I am waiting for bad news. Or good news.

It’s not something I’m very good at – waiting. I can’t just put things I’m worried about out of my mind and get on with the day.

What I’m waiting for is a test result. In a week or so, my 29-year-old son will learn if he inherited the BRCA1 genetic mutation from me. The mutation is riskiest for women, but men are affected too: the risk of male breast cancer rises from a tenth of a percent to 8% and the chance of prostate cancer rises too. Both men and women have increased odds of pancreatic cancer and melanoma. Perhaps worst of all, he could pass it on to a daughter. The odds I’ve saddled him with this mutation are 50/50.

If the test is positive, I will feel sorrow about passing this difficult gift on to him, but not guilt. BRCA hadn’t been discovered when I had him. But he will have to decide whether or not to have children, knowing they also have a 50% chance of inheriting the gene.

With celebrities like Angelina Jolie going public with her BRCA status and the recent Supreme Court ruling against Myriad Labs’ patent on the gene, awareness is rising rapidly. One result is that more and more young women learn their status before starting families. Many women I know are still choosing to have children. After all, it’s not certain those children will be girls and it’s not certain they will inherit the gene. And it’s not certain that if they inherit the gene, they’ll get cancer. And it’s especially not certain that if they get cancer they’ll die from it.

But what if you could find out in advance whether an embryo has the mutation or not?

This BRCA2-positive Seattle woman had the opportunity to find out. She froze embryos prior to her own breast cancer treatments in the hopes of having children afterwards. Before implanting them, she was given the option to learn whether they carried they mutation. She chose to implant them without testing. At first, it seems like an insane choice. How could she burden a child with it if it could be avoided so easily?

But I have great empathy for her and support her decision for three main reasons:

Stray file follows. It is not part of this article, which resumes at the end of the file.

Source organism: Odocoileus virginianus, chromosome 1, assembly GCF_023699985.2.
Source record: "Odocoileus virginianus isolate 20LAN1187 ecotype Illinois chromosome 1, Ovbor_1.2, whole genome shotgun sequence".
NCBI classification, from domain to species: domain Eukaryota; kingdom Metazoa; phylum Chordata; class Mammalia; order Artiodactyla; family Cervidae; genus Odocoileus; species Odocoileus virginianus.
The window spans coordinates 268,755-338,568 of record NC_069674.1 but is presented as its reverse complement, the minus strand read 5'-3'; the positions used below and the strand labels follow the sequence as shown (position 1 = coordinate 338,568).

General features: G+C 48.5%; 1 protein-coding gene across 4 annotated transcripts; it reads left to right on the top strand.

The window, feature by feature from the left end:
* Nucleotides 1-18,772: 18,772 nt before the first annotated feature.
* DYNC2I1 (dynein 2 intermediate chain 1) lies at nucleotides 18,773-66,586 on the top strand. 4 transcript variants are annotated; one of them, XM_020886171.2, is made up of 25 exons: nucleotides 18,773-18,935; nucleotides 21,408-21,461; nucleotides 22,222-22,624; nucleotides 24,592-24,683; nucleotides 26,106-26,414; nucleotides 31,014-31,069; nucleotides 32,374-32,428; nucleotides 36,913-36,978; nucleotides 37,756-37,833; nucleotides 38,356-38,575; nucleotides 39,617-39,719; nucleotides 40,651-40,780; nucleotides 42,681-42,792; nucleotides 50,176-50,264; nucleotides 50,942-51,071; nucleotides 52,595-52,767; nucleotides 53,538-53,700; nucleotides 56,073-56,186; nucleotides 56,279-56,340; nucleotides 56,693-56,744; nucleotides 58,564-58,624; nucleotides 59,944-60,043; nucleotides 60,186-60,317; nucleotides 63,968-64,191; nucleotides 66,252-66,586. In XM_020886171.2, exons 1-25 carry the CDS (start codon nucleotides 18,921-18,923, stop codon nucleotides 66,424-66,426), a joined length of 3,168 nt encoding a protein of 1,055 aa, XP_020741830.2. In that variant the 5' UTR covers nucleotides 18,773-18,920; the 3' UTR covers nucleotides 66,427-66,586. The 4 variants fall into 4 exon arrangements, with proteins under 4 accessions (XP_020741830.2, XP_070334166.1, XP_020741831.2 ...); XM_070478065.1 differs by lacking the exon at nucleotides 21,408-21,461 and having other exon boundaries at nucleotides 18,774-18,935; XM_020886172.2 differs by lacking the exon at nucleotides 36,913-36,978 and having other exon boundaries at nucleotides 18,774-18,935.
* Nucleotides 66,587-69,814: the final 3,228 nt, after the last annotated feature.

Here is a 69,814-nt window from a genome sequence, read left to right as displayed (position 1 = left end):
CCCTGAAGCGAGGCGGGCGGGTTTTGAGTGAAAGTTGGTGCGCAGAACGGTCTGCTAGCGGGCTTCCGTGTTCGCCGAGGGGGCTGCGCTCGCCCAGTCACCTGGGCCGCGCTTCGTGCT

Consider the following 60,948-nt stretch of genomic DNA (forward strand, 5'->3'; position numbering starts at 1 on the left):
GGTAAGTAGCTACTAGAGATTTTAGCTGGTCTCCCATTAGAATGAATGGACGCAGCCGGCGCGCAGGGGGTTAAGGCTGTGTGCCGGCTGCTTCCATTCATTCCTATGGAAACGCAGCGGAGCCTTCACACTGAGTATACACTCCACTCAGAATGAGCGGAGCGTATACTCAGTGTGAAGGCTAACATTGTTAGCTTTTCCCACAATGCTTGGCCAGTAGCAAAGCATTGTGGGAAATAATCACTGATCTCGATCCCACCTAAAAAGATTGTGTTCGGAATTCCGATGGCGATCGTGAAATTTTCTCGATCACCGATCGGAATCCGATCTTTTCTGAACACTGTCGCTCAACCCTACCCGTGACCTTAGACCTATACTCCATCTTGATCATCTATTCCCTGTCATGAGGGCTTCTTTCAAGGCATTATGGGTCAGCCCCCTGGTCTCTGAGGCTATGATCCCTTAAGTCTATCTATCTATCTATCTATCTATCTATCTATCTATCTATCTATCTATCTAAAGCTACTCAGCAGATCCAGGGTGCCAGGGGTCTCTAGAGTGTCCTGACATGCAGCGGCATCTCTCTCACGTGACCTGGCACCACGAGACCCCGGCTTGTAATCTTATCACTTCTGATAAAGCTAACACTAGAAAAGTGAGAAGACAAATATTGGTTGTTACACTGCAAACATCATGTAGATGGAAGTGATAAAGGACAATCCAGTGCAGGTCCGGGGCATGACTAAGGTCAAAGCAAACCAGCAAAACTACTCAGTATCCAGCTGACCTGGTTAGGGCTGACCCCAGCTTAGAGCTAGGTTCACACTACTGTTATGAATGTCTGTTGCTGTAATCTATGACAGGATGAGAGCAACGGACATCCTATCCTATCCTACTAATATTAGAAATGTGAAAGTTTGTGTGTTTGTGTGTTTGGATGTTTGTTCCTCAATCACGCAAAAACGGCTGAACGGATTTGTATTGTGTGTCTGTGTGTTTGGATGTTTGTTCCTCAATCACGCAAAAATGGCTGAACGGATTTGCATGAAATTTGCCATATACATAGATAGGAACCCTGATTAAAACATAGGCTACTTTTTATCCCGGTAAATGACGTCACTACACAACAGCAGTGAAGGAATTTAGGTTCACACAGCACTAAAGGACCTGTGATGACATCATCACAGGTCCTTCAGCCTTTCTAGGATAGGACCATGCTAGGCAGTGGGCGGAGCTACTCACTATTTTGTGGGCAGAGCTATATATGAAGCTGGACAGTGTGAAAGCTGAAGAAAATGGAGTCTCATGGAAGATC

First, if my mother had been able to eliminate the “bad” embryos. I would not have been born. I don’t know yet whether either of my two sons has the mutation, but the thought of not having had either of them in my life is devastating. I lost a child to miscarriage thirty years ago and to this day I still wonder what he or she would have been like.

Second, time and science do not stand still. A child born today won’t have to deal with BRCA issues for at least 30 years. Think of the advances of the last 30 years. New research on treating and preventing cancer are in the news daily. My heart broke when a friend told me her young daughter had asked her “When I grow up, will I get my breasts cut off like you, mommy?” I believe she will not. There will be far better options available to her. She won’t face the same wrenching decisions her mother or I did — or face the same fate my mother and grandmother did.

Lastly, we all have challenges to face in life. It’s natural to want to protect your child from harm whenever you can. But challenges and hardship connect us to each other, bring us out of ourselves and show us what we’re capable of. They help us see what is human and precious and what is trivial. BRCA is a difficult gift. Having a hysterectomy and double mastectomy was no picnic, but I’ve learned so much, gained new insights and made so many friends I never would have met otherwise. It’s led me down paths I never expected to walk, but in spite of it all, I love my life and I’m glad I was born.

Eva Moon wrote and performs a one-woman musical comedy about her BRCA experiences called “The Mutant Diaries: Unzipping My Genes“ soon to be released on DVD. Click here to find out how to order it for yourself or a loved one going through a life-changing challenge.